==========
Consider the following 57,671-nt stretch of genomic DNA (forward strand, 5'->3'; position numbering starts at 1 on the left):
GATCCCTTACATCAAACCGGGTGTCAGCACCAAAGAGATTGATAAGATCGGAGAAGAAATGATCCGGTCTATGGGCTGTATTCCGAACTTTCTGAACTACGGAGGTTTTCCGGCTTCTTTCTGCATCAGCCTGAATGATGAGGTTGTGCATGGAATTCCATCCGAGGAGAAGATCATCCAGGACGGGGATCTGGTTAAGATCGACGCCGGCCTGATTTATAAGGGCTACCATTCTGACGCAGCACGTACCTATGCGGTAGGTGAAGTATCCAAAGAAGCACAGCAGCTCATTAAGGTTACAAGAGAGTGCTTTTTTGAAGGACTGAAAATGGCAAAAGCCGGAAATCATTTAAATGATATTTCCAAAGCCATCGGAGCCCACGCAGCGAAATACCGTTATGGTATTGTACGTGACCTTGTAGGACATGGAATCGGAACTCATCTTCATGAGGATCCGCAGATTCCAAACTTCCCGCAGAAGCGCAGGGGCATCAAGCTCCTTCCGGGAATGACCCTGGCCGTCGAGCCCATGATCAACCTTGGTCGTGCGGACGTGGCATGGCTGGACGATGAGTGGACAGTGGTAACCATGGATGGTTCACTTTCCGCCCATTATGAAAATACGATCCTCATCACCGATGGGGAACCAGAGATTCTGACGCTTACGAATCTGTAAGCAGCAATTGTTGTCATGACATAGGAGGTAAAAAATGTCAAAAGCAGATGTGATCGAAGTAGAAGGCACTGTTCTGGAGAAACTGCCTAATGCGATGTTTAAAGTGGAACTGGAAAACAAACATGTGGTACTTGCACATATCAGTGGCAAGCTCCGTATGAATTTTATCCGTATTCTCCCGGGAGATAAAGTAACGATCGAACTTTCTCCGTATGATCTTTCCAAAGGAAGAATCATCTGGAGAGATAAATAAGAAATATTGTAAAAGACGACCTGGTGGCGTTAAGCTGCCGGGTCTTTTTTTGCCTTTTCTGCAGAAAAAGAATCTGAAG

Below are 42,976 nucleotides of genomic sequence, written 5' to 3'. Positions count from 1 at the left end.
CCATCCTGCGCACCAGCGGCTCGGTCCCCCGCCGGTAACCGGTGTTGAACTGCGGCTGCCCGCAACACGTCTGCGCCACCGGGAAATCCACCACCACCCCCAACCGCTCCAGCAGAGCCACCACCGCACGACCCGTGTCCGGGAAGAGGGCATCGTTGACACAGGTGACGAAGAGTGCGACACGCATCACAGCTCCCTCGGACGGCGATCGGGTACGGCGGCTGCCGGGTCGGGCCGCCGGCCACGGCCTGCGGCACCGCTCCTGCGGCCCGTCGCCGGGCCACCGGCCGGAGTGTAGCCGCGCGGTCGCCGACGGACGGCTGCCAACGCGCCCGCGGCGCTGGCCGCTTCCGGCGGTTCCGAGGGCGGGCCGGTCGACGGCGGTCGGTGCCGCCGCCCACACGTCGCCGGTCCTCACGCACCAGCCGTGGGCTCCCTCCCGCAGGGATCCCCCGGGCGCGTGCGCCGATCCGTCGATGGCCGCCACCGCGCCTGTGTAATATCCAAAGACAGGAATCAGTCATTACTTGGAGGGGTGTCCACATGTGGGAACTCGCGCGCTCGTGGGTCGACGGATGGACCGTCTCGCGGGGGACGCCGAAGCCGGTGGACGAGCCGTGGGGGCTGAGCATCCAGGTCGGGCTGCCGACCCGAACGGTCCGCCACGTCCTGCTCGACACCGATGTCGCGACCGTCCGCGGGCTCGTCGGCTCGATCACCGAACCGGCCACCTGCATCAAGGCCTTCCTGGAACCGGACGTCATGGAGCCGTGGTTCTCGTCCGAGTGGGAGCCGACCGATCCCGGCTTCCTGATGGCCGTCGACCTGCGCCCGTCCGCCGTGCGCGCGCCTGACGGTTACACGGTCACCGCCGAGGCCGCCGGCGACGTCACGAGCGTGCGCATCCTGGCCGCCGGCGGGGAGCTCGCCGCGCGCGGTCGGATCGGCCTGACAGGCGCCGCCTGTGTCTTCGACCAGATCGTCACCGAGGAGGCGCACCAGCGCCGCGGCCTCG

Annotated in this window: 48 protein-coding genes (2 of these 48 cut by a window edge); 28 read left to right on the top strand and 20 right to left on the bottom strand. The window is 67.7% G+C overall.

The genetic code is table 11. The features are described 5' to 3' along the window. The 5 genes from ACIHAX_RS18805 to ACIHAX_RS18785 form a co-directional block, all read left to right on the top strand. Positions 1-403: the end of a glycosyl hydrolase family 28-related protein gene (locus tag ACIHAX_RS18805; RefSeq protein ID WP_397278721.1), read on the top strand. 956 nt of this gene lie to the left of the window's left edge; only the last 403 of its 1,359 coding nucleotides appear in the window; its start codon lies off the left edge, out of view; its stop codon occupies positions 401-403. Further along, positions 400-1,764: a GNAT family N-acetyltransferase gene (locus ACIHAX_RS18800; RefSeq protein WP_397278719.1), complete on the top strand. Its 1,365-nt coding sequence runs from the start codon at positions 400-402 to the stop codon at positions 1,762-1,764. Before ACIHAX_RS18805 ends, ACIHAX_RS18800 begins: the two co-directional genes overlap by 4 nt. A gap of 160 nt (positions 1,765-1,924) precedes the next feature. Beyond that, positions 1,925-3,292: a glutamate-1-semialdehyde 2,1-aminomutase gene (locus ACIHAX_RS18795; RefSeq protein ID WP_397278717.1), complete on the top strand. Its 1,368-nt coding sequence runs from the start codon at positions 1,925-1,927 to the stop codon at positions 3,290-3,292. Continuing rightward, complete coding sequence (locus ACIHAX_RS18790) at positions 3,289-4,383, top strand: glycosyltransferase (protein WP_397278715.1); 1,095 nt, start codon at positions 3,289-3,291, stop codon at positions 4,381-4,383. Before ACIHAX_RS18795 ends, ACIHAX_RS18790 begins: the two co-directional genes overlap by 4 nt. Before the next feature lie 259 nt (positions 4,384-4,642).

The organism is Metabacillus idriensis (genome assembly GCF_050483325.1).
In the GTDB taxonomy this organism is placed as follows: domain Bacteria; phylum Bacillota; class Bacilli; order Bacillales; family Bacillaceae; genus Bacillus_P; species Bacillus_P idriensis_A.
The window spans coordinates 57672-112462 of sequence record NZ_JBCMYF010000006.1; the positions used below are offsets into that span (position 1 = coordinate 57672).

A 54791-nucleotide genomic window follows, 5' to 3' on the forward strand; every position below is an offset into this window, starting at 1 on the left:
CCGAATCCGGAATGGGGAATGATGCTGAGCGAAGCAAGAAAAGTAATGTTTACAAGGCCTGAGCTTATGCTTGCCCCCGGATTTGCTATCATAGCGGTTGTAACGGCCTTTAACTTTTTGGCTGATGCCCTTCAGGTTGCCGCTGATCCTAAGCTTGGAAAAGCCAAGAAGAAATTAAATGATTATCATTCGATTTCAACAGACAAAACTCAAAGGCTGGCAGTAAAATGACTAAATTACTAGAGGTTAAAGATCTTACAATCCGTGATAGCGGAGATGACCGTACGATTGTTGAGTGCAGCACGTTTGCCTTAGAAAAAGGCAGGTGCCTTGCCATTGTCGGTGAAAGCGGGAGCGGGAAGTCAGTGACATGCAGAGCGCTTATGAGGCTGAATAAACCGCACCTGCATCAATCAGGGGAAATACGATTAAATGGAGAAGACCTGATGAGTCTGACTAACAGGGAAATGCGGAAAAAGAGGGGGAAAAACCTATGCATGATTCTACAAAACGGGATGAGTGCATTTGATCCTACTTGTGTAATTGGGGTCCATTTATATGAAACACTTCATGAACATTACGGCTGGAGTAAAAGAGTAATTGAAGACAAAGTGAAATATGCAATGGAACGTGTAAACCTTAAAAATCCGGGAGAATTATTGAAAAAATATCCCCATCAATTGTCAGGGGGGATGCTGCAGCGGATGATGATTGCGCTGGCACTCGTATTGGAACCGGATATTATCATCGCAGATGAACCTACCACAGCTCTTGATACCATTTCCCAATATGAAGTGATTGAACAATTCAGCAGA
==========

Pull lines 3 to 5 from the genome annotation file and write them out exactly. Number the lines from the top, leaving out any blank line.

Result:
Below are 42,976 nucleotides of genomic sequence, written 5' to 3'. Positions count from 1 at the left end.
CCATCCTGCGCACCAGCGGCTCGGTCCCCCGCCGGTAACCGGTGTTGAACTGCGGCTGCCCGCAACACGTCTGCGCCACCGGGAAATCCACCACCACCCCCAACCGCTCCAGCAGAGCCACCACCGCACGACCCGTGTCCGGGAAGAGGGCATCGTTGACACAGGTGACGAAGAGTGCGACACGCATCACAGCTCCCTCGGACGGCGATCGGGTACGGCGGCTGCCGGGTCGGGCCGCCGGCCACGGCCTGCGGCACCGCTCCTGCGGCCCGTCGCCGGGCCACCGGCCGGAGTGTAGCCGCGCGGTCGCCGACGGACGGCTGCCAACGCGCCCGCGGCGCTGGCCGCTTCCGGCGGTTCCGAGGGCGGGCCGGTCGACGGCGGTCGGTGCCGCCGCCCACACGTCGCCGGTCCTCACGCACCAGCCGTGGGCTCCCTCCCGCAGGGATCCCCCGGGCGCGTGCGCCGATCCGTCGATGGCCGCCACCGCGCCTGTGTAATATCCAAAGACAGGAATCAGTCATTACTTGGAGGGGTGTCCACATGTGGGAACTCGCGCGCTCGTGGGTCGACGGATGGACCGTCTCGCGGGGGACGCCGAAGCCGGTGGACGAGCCGTGGGGGCTGAGCATCCAGGTCGGGCTGCCGACCCGAACGGTCCGCCACGTCCTGCTCGACACCGATGTCGCGACCGTCCGCGGGCTCGTCGGCTCGATCACCGAACCGGCCACCTGCATCAAGGCCTTCCTGGAACCGGACGTCATGGAGCCGTGGTTCTCGTCCGAGTGGGAGCCGACCGATCCCGGCTTCCTGATGGCCGTCGACCTGCGCCCGTCCGCCGTGCGCGCGCCTGACGGTTACACGGTCACCGCCGAGGCCGCCGGCGACGTCACGAGCGTGCGCATCCTGGCCGCCGGCGGGGAGCTCGCCGCGCGCGGTCGGATCGGCCTGACAGGCGCCGCCTGTGTCTTCGACCAGATCGTCACCGAGGAGGCGCACCAGCGCCGCGGCCTCG

Annotated in this window: 48 protein-coding genes (2 of these 48 cut by a window edge); 28 read left to right on the top strand and 20 right to left on the bottom strand. The window is 67.7% G+C overall.